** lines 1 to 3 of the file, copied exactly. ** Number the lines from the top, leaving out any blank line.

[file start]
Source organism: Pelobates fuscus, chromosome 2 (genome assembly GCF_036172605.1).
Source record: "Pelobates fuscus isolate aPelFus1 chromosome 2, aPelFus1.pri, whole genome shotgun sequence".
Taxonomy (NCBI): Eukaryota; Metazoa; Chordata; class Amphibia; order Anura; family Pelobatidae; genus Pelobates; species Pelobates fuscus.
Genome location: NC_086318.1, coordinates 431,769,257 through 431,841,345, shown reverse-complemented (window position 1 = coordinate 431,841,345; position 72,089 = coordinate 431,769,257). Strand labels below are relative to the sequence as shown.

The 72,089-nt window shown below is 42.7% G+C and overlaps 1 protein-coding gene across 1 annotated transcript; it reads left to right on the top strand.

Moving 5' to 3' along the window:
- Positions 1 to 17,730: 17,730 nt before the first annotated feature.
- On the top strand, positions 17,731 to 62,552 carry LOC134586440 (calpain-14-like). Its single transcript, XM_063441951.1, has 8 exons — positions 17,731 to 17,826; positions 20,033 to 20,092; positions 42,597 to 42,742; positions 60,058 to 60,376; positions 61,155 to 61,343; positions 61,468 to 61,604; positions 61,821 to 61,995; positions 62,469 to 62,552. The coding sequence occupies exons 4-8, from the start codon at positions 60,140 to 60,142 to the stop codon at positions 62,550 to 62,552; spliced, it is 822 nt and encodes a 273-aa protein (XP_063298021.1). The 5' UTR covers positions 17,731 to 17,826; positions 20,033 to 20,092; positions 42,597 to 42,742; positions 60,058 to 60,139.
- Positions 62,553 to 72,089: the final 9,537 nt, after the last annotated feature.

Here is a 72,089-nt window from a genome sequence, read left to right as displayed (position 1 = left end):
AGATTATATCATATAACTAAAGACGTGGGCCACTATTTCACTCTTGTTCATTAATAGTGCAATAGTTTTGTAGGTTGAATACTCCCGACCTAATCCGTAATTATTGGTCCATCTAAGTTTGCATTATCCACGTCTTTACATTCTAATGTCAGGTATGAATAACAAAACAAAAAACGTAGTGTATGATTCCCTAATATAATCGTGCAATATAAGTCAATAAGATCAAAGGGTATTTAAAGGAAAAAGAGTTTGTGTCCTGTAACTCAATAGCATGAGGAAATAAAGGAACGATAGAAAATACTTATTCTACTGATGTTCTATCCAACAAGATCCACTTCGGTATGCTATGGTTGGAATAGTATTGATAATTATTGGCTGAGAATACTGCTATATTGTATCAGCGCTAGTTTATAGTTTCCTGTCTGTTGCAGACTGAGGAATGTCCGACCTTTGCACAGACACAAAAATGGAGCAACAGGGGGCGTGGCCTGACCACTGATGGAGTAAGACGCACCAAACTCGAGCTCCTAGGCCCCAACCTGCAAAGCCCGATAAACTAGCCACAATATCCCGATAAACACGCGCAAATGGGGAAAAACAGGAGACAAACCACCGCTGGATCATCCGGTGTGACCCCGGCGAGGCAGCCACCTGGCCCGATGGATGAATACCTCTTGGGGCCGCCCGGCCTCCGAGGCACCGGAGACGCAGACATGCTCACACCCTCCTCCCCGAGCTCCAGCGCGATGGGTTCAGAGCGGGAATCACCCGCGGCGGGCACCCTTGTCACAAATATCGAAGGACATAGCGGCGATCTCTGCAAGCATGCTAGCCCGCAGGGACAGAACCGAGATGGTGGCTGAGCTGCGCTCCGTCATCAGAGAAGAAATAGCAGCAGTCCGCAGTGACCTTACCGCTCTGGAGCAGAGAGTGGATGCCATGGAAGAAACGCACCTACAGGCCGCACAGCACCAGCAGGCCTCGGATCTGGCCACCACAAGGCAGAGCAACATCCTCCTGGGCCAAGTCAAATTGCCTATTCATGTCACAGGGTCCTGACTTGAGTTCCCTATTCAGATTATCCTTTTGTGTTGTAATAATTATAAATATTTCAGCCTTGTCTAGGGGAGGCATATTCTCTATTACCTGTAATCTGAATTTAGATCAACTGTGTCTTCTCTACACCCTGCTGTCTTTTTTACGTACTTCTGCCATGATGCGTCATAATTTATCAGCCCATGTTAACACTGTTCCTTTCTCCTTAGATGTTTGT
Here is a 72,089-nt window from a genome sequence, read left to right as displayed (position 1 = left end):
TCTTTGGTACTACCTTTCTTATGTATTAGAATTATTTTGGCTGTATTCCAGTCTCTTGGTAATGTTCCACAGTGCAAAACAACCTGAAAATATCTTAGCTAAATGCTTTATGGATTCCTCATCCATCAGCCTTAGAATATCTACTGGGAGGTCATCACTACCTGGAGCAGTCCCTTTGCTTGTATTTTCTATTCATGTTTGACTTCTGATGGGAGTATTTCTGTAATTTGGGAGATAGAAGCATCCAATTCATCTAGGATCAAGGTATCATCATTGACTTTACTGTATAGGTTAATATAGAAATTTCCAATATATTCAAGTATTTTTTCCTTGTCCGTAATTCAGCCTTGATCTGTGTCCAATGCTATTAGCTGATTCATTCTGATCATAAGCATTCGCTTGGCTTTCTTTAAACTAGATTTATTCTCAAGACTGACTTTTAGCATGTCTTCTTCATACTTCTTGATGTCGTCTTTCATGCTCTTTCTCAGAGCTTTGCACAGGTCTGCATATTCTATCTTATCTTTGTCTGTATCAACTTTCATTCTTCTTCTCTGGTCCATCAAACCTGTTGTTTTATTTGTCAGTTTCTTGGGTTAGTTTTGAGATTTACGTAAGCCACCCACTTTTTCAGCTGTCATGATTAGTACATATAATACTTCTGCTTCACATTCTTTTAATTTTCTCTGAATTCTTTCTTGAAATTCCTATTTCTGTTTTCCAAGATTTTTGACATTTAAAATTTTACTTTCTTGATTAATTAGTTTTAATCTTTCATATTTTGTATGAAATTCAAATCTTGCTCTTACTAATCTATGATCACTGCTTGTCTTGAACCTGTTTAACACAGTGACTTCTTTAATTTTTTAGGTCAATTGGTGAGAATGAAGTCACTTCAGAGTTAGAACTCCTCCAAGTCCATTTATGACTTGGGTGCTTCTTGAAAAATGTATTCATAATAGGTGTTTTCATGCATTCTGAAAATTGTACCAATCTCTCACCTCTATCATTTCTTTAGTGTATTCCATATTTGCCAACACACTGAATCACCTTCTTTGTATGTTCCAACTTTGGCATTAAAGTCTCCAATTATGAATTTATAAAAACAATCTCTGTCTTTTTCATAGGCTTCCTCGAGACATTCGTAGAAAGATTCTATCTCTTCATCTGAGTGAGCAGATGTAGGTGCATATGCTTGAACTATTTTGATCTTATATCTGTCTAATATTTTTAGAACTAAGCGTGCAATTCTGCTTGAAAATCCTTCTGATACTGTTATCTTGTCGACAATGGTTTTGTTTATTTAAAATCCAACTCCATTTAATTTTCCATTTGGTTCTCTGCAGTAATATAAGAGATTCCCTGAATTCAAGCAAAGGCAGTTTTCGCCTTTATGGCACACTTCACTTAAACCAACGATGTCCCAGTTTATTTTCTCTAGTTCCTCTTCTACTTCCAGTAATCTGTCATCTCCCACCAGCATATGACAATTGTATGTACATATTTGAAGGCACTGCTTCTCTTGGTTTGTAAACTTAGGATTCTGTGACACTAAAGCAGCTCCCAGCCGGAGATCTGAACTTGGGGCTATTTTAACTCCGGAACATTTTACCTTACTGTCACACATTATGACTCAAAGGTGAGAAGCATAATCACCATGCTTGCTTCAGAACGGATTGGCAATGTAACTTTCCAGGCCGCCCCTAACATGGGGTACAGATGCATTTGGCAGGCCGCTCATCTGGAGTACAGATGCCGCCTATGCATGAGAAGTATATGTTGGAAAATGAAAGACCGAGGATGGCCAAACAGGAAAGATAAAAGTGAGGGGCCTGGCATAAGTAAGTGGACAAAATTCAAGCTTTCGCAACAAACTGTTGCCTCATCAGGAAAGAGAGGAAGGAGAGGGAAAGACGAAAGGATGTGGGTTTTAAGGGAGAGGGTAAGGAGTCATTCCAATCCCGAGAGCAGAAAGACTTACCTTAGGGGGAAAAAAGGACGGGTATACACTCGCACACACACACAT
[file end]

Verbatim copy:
Source organism: Pelobates fuscus, chromosome 2 (genome assembly GCF_036172605.1).
Source record: "Pelobates fuscus isolate aPelFus1 chromosome 2, aPelFus1.pri, whole genome shotgun sequence".
Taxonomy (NCBI): Eukaryota; Metazoa; Chordata; class Amphibia; order Anura; family Pelobatidae; genus Pelobates; species Pelobates fuscus.